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and it's incredible that we have an option. remember a year ago, no vaccines, no pills, we really had very little to offer. we've now really almost quadrupled what we can do, the most important thing being the vaccine. >> buying 10 million doses, we will see, though, people refuse to get the vaccine, what they would think taking a pill like this if they have a case of covid that is severe. let's also talk about booster shots, because people are confused about whether or not they need one. what do you make of some states saying, we're going to push them out there, even though the fda has not officially authorized the use of booster shots for everybody? >> katy, i think it reflects the kind of fear and frustration that we're all experiencing on the ground. we're seeing more and more breakthrough cases. i'm sure you know somebody that has had a breakthrough case and there are some that have led to more severe forms of illness. we're seeing this decreasing
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immunity, and at the same time, i think the messaging around the booster, it is confusing. if you're over 65, it's pretty cut and clear, you need a booster after six months. for ages 18 to 64, i'm pushing a booster because people say, i'm only 40, i don't think it's time for me. i don't think they realize if you have high blood pressure, diabetes, you need a booster after six months. >> you're talking about some conditions. what about in terms of the way people are living their lives right now? what about people going into an office every day? there are people now who are doing that, or taking mass transportation every day, or people traveling either for work or to see family during the holidays. at what point is it responsible for them to get a booster because they're potentially at a higher risk? >> you're highlighting the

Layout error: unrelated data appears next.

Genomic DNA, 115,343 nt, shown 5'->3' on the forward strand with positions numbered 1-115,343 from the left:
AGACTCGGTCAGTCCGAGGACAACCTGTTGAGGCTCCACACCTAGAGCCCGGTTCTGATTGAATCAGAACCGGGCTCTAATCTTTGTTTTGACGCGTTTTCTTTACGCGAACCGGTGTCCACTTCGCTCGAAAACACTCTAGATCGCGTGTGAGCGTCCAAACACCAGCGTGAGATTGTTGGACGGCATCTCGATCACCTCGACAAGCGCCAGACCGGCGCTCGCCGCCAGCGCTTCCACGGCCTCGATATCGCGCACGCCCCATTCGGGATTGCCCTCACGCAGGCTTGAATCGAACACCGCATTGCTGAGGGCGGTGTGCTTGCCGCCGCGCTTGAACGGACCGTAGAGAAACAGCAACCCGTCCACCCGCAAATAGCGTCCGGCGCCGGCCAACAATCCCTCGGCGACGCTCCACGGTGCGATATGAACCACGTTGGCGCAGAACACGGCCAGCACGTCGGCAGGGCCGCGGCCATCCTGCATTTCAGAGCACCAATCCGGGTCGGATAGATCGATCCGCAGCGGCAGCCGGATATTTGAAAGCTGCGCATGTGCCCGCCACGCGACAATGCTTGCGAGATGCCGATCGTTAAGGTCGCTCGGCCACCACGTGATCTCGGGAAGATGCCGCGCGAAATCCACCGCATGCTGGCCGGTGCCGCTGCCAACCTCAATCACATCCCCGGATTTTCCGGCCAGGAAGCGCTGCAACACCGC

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biggest question right now in policy circles, which is once we do have these boosters for everybody across country, which i suspect we will for those over 18, does that require that you need to be fully immunized. i think you need the original doses and a booster to be fully vaccinated, because of the situation you're pointing out. we're all kind of taking individual risks and whether those risks are important enough to have the balance on the other side. i know some people taking mass transit have no choice. they need to wear well-fitting, high-quality masks and make sure that outside of transit, they get ventilation if possible. having testing, katy, and having these boosters be much clearer in communication, when you need a booster, that would help these situations we're in. >> dr. kavita patel, thank you
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new hampshire, beginning the tour where he'll be selling to the american public, his $1.2 trillion infrastructure plan. >> your calm common sense as usual always leads the way, and i mean that sincerely. the fact is you need that being married to billy, being calm, common sense. i shouldn't be so familiar, but, anyway, billy is a friend. making sure new hampshire water is safe to drink, upgrading pipes over 100 years old, eliminating chemicals from the waterways. you always make the case of developing a work force and creating jobs is an issue that many small businesses here in new hampshire focus on. i might add parenthetically, one of the things that's going to happen, we have another bill that's coming along for education, and it has money to provide for money that's directly for community colleges